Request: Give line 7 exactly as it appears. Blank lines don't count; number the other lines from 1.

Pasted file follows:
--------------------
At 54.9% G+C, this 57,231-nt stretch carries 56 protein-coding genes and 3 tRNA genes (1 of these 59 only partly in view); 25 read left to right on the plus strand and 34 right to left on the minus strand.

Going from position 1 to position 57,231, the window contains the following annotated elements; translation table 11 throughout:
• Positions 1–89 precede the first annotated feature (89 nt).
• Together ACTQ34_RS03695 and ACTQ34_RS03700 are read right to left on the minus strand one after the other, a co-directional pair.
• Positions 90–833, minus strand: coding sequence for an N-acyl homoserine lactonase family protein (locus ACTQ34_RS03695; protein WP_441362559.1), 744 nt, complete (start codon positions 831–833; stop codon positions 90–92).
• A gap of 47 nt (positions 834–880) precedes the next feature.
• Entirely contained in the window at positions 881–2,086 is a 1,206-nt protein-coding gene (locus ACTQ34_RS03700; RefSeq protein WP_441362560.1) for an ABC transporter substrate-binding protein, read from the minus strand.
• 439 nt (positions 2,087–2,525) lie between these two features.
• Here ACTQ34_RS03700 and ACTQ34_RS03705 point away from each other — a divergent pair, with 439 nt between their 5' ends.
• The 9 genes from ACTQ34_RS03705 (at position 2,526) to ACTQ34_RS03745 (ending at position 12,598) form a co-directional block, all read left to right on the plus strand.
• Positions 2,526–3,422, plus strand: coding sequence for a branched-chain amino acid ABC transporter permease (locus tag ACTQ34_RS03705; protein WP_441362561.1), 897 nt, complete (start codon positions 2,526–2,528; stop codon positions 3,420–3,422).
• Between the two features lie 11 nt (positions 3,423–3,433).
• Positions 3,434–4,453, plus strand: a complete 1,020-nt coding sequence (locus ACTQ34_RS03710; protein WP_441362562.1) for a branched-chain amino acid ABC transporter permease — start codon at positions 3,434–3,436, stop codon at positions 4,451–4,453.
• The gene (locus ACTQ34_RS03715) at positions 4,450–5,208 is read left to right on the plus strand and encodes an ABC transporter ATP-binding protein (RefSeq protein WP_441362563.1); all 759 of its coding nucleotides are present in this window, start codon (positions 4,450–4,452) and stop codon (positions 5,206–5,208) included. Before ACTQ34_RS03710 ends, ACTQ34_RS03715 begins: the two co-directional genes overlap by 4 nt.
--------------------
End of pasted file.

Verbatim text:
• Entirely contained in the window at positions 881–2,086 is a 1,206-nt protein-coding gene (locus ACTQ34_RS03700; RefSeq protein WP_441362560.1) for an ABC transporter substrate-binding protein, read from the minus strand.